This city’s got me beat
And I have nothing to give her
“I Can’t Stop,” Lately’s understated showstopper disguised as a tender love song, is actually about the tragic imbalance of a partner that takes advantage of her goodwill. “Better,” with its jangly guitars, treads similar territory as Hiatt puts herself where she knows she doesn’t belong, flirting with toxicity and trying to save something that may not be worth a damn. Anyone who has ever been in love with the wrong person or fallen into the cyclical trap of an unhealthy relationship will see themself in these songs. “I just want to be there for the listeners,” says Hiatt. “If they can relate, that makes me feel good.”
Though it probably sounds like Hiatt fell into a tunnel of sadness and regret in 2020, she found solace in the smiles of neighbors, a new love, and the voices of friends and family, and she came out the other end with a load off.
“I think that I put the majority of my energy into my musical life and I still give a lot to that, of course, and I always will,” she says. “But my eyes opened to the fact that the things that feed that musical life … there’s a lot more to it than just the songs themselves or the albums themselves. There’s a whole world outside of it that needs nurturing. Finding a place there is liberating, cause you’re like, ‘It’s here, it’s always here and I don’t need to put all these parts into place to make anything happen. I just have to live.’”
This Lilly Hiatt is in a better place. She’s laid back. She doesn’t feel pressure to do or be anything that doesn’t feel good. “If I’ve learned anything it’s that I’m not the one in control, so I’ll just do my best,” she says. “That’ll be that.”
We hear this inner peace on some of Lately’s loveliest songs. “Simple” is the recollection of reuniting with her family for the first time in months to celebrate her brother’s birthday. It was a beautiful, sunny day, and to hear Hiatt describe it, “it was powerful” hugging her parents and siblings, seeing them healthy and happy. In Hiatt’s thoughtful, capable hands, the day becomes poetic:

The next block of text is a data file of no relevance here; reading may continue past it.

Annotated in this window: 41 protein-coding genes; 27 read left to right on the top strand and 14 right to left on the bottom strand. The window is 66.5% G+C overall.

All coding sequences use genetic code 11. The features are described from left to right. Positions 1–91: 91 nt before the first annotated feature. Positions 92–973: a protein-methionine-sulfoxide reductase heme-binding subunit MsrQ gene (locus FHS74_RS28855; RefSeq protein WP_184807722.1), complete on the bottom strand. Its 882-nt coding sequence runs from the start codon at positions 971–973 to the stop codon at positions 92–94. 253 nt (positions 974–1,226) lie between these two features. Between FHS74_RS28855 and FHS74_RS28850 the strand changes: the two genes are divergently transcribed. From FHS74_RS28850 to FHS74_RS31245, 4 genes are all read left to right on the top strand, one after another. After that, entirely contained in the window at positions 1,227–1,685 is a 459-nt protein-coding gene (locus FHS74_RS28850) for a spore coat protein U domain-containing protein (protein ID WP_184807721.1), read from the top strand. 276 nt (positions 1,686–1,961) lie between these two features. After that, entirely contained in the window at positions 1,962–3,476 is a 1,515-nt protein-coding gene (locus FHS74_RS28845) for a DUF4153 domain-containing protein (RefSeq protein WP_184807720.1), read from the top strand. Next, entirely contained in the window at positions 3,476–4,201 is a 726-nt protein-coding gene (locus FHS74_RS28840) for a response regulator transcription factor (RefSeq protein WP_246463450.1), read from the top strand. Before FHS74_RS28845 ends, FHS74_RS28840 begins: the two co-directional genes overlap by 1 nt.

I can’t watermark the memory, it changes with the moon
And every soft smell makes me think about you
The people that I love, they are always in my heart
Even when we don’t talk, I know where ya are
Gentle guitars accompany Hiatt’s dreamy, rose-hued vocals on “Ride,” a love song that finds uncomplicated joy in just taking a drive together. Even as signals of a past life creep in, Hiatt remains unfazed in the moment:
Lights in the breeze
Once had my name
Nothing’s the same
I love to ride with ya, honey
Nothing else matters when you’re with me
Last year induced fantasies in many of us — quitting our jobs, living off the land — but Hiatt didn’t get sucked in, grounding herself in what she’s always known she loves to do: “I just wanna give people music,” she says. “It’s something I can do.”
Once she got going, she couldn’t stop, recording demos with her phone and bringing them into Death Ladder Studio in Nashville the very next day, never overthinking things. Right on theme, she kept it pretty simple. “Usually by the time they’re coming out, they just have to,” she says of her songs. “I don’t try too hard to make a song happen. It’s gonna happen or it’s not.”
Hiatt also added more guitar solos than she ever has and hopes to keep that playful spirit now that she’s finally back on the road, whether by herself or with a full band. And despite 2020 feeling like a lifetime ago, she’s eager to play songs from both the new records. “They’re partners, those albums,” she insists. “Walking Proof is the before times and Lately is the after times, and that’s that.”